Dialectical Behavioral Therapy in Correctional Settings: The Gendering of Cognitive Behavioralism

Shoshana Pollack, Wilfred Laurier University
Kathleen Kendall, University of Southampton

Dialectical Behavioural Therapy (DBT), a type of cognitive behaviouralism developed by Marsha Linehan, is increasingly being used within correctional settings. Originally designed as a treatment for borderline personality disorder, it is used most frequently with women. This paper provides a critical analysis of DBT. In order to provide the context within which DBT is rooted, we begin with a brief overview of key assumptions underlying cognitive behaviouralism. We then outline the main components of DBT and consider its use within and outside of coercive institutions. Finally, using documents and interviews, we will examine the strengths and limitations of specific DBT programmes within Canada and the United Kingdom. The ways in which DBT both enforces and resists gendered and racialized discourses will be emphasised.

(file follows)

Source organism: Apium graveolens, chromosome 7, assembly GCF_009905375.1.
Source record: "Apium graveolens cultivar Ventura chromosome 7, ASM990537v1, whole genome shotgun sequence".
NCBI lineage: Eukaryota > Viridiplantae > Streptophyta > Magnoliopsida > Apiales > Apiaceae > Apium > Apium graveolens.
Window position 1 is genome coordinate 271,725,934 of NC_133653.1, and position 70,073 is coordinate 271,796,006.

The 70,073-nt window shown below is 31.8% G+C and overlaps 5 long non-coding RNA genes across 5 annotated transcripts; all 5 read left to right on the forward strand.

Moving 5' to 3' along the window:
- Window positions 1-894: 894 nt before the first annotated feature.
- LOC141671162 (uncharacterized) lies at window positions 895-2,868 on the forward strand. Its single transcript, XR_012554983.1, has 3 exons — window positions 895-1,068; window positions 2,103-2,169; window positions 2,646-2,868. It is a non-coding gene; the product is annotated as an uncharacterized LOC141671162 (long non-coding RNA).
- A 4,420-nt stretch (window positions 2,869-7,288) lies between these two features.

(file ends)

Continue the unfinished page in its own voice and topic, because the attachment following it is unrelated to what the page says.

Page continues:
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Updated 05/20/2006